Meet the Teachers
Melinda first learned about yoga in the mid-1980s through yoga programs on PBS. She took her first yoga class in 1997 in a space above the flagship Whole Foods in Austin, TX, and was most deeply impacted by the revelation of savasana. In 2001, she moved from Austin to San Francisco, and what began as a way to ward off the chill of the Bay Area later became a dedicated Bikram Yoga practice of almost eight years. Introduced to Vinyasa Krama Yoga by Steven Ross of Eastside Yoga in 2011, she was immediately attracted to the meditative quality of slow movement synchronized with slow Ujjayi breathing. Her practice evolved from being one chiefly driven by achievement (How deep is my backbend?) to one of self discovery (Who am I?).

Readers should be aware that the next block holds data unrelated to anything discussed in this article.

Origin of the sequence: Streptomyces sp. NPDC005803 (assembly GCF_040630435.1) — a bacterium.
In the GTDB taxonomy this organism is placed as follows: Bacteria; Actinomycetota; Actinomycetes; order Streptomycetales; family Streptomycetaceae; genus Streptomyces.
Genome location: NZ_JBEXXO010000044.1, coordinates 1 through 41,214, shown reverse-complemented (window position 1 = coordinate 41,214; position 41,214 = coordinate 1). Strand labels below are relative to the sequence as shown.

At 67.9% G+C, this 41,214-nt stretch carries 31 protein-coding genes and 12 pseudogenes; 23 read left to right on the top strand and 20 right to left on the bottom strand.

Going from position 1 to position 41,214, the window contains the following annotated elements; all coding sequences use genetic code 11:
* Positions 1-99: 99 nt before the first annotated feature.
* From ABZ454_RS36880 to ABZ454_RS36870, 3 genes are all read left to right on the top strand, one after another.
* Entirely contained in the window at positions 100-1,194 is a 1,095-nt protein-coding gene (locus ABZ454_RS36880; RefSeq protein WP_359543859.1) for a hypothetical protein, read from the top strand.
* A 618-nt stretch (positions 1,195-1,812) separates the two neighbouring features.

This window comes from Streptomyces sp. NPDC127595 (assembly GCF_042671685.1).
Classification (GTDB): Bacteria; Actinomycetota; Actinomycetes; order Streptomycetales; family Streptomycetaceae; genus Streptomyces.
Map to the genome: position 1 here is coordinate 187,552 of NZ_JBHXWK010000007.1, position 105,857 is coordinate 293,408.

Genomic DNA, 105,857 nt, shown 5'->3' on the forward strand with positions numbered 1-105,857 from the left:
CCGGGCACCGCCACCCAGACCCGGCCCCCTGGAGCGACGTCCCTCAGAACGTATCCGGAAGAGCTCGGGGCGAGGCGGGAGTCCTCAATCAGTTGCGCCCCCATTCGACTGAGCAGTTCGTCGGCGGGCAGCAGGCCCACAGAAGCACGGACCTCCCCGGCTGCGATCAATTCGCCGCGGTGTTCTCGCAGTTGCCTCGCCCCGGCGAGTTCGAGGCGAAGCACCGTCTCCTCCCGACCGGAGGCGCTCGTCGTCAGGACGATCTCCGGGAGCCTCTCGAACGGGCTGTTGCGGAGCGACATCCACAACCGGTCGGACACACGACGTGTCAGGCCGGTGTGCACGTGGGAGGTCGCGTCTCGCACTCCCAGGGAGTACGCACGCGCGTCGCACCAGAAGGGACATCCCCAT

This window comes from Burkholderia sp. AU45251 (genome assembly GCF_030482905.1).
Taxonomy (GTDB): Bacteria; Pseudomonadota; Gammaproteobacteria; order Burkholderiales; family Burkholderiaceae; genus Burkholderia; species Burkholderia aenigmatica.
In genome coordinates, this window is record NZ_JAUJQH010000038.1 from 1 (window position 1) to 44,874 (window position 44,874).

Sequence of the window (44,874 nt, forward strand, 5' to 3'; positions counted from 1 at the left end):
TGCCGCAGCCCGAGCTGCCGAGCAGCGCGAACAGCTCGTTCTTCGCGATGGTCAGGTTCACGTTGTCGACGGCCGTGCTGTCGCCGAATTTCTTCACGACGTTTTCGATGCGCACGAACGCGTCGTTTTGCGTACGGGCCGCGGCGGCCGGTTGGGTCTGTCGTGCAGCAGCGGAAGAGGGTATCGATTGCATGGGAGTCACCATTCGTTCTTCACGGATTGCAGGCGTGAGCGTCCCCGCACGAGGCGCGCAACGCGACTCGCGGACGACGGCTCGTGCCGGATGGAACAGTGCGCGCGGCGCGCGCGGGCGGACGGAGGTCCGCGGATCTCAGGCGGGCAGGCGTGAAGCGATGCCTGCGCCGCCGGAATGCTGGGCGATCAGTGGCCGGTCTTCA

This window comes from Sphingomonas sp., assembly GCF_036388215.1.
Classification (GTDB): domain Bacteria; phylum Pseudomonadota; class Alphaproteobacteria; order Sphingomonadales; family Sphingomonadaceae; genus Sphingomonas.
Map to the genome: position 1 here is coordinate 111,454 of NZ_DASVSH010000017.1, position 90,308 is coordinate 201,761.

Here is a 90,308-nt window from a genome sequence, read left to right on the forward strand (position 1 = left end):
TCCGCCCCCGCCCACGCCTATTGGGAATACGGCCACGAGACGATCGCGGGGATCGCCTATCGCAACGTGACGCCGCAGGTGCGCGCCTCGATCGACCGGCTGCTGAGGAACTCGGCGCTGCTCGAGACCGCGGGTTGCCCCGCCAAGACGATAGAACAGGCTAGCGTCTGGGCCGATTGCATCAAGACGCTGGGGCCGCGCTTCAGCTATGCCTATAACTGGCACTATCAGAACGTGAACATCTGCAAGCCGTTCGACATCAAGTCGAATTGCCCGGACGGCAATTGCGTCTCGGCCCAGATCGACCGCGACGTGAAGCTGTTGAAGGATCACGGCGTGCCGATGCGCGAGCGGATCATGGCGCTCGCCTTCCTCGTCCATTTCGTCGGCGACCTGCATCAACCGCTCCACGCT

After practicing with Steven, Melinda pursued studies with Srivatsa Ramaswami, the longtime student of Sri T. Krishnamacharya. She completed her 200-hour Yoga Teacher Training with Ramaswami in the summer of 2013 at Loyola Marymount University in Los Angeles, CA, and began teaching yoga later that year.
In the fall of 2015, Melinda spent a transformational week at Kripalu Center for Yoga and Wellness in the Berkshires of Western Massachusetts. There, amidst the saffron and citron hues of autumn, she immersed herself in Restorative Yoga and received a Restorative Therapeutic YTT certificate from Jillian Pransky, the director of Restorative Therapeutic Yoga teacher training for YogaWorks. Melinda began to learn how to calm her nervous system and settle the busy-ness of her mind through stillness and quiet with the help of various yoga props. She was often reminded of something Ramaswami said many times during her 200-hour training: “We meditate because the mind, too, needs rest.”
Today, Restorative Yoga continues to be a significant practice of self-care and well-being for Melinda. Her intention in each of her classes is to provide a soothing, safe environment where her heart-centered instruction allows students to open into ease, support, and vulnerability as they practice conscious relaxation.